“We therefore request that you direct the Justice Department to provide members of the House Judiciary Committee the opportunity to review all legal opinions relied upon by your administration related to the use of lethal force to target specific terror suspects or the broader use of signature strikes,” they wrote. “Congress is perfectly equipped to confidentially handle sensitive information, and we are willing to discuss whatever safeguards you believe necessary to protect the information.”
Publicly, administration officials have alternately argued that further disclosure of classified Office of Legal Counsel advice would jeopardize intelligence sources and methods, and that it is extremely rare that such documents are disclosed to Congress. The House Judiciary Committee’s letter stated that the administration had not answered its three previous requests for the documents.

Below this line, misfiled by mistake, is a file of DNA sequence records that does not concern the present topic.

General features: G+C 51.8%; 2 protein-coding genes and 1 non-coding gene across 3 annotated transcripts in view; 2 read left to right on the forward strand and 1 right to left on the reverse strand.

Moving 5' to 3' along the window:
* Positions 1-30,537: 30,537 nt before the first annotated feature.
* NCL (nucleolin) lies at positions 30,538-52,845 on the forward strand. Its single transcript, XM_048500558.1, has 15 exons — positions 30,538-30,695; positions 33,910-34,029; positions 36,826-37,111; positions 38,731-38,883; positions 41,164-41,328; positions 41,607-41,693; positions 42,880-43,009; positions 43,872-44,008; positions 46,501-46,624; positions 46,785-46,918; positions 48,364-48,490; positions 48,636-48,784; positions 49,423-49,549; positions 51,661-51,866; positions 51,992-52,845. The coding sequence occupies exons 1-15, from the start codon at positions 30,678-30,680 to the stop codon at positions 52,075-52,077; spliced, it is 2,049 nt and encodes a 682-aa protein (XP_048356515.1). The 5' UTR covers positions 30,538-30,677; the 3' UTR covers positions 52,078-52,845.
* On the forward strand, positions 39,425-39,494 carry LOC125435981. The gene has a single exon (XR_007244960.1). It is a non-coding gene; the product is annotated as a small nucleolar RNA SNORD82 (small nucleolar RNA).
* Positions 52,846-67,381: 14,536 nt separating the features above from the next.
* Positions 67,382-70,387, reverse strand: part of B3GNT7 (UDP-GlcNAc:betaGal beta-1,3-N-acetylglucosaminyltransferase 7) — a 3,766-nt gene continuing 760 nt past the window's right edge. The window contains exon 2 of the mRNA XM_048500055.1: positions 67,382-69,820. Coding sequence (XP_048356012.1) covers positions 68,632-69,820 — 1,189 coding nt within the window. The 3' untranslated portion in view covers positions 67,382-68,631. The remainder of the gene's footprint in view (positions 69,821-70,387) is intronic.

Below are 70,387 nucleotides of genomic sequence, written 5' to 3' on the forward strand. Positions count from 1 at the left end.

On January 3, Sen. Kirsten Gillibrand, D-N.Y., raises her right hand as her son Henry messes up her hair while Vice President Joseph R. Biden Jr., delivers the ceremonial swearing-in in the Old Senate Chamber. Gillibrand's other son Theodore, lower right, looks on.
Each year since 1990, CQ Roll Call has reviewed the financial disclosures of all 541 senators, representatives and delegates to determine the 50 richest members of Congress. This year's report, derived from forms covering the calendar year 2012, shows it took a net worth of $6.67 million to crack the exclusive club.